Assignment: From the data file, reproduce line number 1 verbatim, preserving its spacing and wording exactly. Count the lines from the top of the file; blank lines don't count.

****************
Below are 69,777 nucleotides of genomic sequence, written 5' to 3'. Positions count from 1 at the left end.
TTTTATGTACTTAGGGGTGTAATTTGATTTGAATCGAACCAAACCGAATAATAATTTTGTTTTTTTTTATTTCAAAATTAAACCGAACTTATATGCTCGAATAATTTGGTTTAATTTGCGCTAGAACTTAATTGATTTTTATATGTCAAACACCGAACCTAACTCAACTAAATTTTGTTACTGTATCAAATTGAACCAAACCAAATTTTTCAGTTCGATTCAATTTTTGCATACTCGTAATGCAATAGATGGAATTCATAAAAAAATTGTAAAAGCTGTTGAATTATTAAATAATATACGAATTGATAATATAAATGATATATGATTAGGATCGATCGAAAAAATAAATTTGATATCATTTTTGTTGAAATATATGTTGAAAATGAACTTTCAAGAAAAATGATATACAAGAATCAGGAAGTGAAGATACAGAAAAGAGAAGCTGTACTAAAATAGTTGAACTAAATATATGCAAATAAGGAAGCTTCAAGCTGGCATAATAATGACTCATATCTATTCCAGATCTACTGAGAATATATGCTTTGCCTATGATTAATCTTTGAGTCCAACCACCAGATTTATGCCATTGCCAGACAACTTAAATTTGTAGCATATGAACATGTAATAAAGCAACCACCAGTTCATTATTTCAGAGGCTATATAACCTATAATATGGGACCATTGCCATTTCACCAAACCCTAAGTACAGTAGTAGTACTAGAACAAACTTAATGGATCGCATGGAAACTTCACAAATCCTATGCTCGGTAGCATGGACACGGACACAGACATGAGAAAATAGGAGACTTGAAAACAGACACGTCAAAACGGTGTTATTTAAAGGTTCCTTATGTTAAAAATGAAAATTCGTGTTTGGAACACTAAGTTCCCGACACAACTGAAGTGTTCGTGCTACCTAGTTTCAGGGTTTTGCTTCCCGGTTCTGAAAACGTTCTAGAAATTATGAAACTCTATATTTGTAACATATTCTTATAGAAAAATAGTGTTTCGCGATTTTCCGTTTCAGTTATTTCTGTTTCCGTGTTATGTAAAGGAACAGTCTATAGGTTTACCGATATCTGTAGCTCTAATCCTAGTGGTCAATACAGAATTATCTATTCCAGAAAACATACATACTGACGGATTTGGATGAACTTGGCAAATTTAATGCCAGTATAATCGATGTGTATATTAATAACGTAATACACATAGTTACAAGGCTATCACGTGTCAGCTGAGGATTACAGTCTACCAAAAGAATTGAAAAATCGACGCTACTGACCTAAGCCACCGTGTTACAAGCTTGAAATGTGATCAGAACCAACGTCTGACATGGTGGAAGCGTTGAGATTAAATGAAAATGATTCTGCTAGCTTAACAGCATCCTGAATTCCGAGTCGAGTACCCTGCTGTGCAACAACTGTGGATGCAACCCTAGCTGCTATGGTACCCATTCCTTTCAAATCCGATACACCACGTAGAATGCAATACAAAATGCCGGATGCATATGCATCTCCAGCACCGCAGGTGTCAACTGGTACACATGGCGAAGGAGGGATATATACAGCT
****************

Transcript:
Below are 69,777 nucleotides of genomic sequence, written 5' to 3'. Positions count from 1 at the left end.